One night, I was jarred out of a sound sleep by a deep grunting sound and commotion at the foot of my bunk. Just a foot off my bunk, wearing only a pair of boxer shorts, Kroff was hanging by a sheet wrapped around his neck, which was tied to the cell bars. He was frantically kicking and grunting, with his hands pulling at the sheet around his neck. Jumping up, I tried lifting him by his legs to take the tension off the sheet, but he continued kicking and twisting, making it extremely difficult. He must have weighed every bit of 260-270 pounds – eating 20 to 30 Reese’s Peanut Butter Cups every week, at ten cents a pop, he could easily afford them (and did), and now they were taking their toll. Shorty was trying to get the knot untied, but it had twisted to the backside of the bars. I could hear Sweeny and a couple of other guys down the range screaming at the top of their lungs to get the jailer’s attention in the Booking Area on the third floor. People in the courthouse parking lot could have heard them, if it had not been 3am and empty. Even with Shorty trying to help me lift Kroff up, which he really could not manage to do, I was sweating profusely and my arms were giving out. Kroff’s complexion was turning mauve in color, and he had stopped kicking and was now hanging without resistance. Finally, a jailer, Rocky, came around the corner of the walkway and started to ask: “What is all this screaming about?” However, he stopped in his tracks upon seeing Kroff hanging from the bars. Shorty hollered at him that the knot on the sheet was on the backside of the bars and he needed to untie it, which Rocky immediately started trying to do, but to no avail. He took out a pocket knife and started cutting the sheet down. It finally snapped, with Kroff coming down on top of me, and both of us falling on top of Shorty, who landed with a loud moan. About this same time, another jailer was opening our cell door. He lifted Kroff off of me and began doing CPR on him. Rocky entered the cell shortly thereafter and helped Shorty up, who was obviously in pain with a broken arm which was twisted backwards at the elbow. The paramedics arrived, continued CPR, and then took Kroff to St. Francis Hospital, a few blocks away. The next night, Rocky told me and Shorty that, initially, they thought Kroff had fractured the second vertebra in his neck, known as a ‘hangman’s break’, but they later found out that he had suffered paralysis to the left side of his face and arm, as well as severe bruising. Rocky also told us that Kroff wouldn’t be coming back to the jail; he was being transferred by the court to the State Hospital for a mental evaluation first. Not long after this incident, I was transferred to the Kansas State Industrial Reformatory (KSIR) at Hutchinson, to begin my burglary sentence.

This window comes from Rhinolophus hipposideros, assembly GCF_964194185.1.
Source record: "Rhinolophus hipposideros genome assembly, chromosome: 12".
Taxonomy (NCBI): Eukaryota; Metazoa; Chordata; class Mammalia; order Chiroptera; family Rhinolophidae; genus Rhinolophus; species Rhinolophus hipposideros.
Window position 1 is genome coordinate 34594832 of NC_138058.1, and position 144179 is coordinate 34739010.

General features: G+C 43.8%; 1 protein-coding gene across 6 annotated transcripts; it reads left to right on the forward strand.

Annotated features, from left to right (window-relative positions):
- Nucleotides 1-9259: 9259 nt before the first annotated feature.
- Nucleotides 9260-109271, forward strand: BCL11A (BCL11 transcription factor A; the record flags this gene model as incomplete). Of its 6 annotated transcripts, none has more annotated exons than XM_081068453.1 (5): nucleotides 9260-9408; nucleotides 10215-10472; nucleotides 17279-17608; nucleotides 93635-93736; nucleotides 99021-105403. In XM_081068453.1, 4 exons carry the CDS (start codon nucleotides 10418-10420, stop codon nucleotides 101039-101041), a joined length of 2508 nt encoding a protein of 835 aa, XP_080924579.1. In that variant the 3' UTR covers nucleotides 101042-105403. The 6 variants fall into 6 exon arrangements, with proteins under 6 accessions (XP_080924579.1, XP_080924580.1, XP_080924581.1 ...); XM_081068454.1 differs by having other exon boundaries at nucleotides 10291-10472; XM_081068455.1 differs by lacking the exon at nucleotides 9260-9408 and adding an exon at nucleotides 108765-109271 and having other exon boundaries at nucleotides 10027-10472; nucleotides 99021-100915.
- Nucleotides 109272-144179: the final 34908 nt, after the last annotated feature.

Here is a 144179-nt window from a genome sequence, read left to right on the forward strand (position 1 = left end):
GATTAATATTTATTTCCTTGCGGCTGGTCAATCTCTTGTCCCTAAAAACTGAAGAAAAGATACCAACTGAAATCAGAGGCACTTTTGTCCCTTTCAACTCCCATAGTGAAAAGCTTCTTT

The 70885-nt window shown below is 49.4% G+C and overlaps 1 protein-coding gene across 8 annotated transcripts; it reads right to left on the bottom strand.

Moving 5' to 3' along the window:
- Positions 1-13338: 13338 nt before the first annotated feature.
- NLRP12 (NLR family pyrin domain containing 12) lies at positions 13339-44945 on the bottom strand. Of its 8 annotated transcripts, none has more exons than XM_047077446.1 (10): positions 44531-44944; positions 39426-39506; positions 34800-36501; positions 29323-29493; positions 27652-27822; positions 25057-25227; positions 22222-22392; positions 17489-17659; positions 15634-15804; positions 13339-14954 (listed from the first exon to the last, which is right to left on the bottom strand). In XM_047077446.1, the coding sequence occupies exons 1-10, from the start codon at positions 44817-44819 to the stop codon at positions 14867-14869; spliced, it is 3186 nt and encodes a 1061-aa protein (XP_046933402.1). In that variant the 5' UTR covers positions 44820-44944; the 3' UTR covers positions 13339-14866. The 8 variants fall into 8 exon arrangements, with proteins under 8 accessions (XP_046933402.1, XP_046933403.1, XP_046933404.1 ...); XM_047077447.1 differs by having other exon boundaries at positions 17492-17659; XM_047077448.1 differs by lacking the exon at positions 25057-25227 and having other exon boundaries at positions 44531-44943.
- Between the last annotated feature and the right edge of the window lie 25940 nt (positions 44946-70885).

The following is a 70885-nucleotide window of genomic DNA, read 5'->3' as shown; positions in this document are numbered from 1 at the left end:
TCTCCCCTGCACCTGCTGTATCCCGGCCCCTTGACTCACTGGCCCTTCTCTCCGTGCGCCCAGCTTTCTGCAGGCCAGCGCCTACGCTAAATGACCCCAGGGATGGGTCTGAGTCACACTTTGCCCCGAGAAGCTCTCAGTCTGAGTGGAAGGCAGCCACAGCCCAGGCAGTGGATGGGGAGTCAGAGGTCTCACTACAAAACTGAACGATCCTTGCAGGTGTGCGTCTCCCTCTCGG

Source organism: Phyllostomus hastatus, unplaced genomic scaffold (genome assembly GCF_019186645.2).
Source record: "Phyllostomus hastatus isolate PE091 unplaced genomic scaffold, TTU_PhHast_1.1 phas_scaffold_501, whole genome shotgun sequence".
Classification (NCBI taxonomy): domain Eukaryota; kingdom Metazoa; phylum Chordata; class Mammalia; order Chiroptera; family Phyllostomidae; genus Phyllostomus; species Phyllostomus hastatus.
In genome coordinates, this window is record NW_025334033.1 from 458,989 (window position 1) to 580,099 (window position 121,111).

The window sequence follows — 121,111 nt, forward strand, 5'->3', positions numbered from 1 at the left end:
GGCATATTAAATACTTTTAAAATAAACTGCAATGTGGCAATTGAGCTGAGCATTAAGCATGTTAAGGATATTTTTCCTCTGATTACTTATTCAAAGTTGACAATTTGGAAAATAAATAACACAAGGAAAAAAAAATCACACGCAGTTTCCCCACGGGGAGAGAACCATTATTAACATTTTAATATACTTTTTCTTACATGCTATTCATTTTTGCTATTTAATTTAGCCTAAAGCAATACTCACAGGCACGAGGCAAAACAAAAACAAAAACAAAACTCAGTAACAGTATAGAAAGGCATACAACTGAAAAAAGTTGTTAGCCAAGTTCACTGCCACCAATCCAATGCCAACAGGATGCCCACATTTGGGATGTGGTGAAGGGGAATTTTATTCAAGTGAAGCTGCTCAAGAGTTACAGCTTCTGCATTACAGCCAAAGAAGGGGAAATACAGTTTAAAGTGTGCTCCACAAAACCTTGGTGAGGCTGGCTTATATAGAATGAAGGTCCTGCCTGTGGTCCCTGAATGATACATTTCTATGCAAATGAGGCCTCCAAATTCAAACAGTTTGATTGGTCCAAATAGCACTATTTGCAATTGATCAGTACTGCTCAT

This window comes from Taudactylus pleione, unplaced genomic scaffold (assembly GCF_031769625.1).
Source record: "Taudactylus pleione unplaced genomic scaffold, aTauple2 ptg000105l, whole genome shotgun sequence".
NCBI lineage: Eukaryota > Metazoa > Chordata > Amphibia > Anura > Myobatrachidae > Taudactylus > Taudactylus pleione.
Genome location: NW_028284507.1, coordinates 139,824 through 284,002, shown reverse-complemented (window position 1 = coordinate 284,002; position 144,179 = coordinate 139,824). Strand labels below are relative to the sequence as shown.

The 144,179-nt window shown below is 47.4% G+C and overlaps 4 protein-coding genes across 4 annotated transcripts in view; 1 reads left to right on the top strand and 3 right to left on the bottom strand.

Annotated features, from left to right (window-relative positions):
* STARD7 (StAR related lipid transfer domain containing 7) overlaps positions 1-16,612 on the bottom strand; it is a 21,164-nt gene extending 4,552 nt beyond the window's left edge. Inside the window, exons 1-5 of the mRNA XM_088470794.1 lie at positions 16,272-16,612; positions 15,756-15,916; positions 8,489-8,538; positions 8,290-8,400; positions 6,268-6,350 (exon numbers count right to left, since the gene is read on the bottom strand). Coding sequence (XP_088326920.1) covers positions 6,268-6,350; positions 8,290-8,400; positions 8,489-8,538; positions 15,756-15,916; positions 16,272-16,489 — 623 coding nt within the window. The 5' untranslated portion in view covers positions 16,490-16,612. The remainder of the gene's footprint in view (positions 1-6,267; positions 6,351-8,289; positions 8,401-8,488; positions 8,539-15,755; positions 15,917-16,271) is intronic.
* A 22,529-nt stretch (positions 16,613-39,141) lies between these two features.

Almost a year later, Shorty showed up at KSIR, and told me that he, pleading guilty to a manslaughter charge, had taken a plea bargain for seven to fifteen years. He told me that just a couple of weeks after I left the jail, that Kroff had been brought back from the State Hospital because of an attempted escape. Further than that – which was unbelievable – despite Kroff testifying during his trial – telling the jury just what he had told us about shooting those people “like the dogs they were” – he was still found not guilty of all three murders and the attempted murder by reason of insanity. Shorty said that his family, who had money, had hired a psychiatrist, Dr. Karl Menninger, of the renowned Menninger Foundation in Topkea. He testified that Kroff was temporarily insane when he shot and killed those people, and severely wounded the fourth person. So, in combination, Shorty said that by hiring the best criminal defense attorneys money can buy, and this renowned psychiatrist, Kroff walked on all of those murders – although the jury convicted him of the attempted escape from the State Hospital. The court gave him time served. “Unbelievable!”, I told Shorty, “and here I sit serving more time than you and Kroff combined, and I haven’t killed anyone.” Like they say, justice is for those with money, not those who face the justice system with court appointed lawyers (which is synonymous with pro forma representation). As the old adage goes, “Money talks, and b.s. walks”!
|Wesley I. Purkey 14679-045|
United States Penitentiary
P.O. Box 33
Terre Haute, IN 47808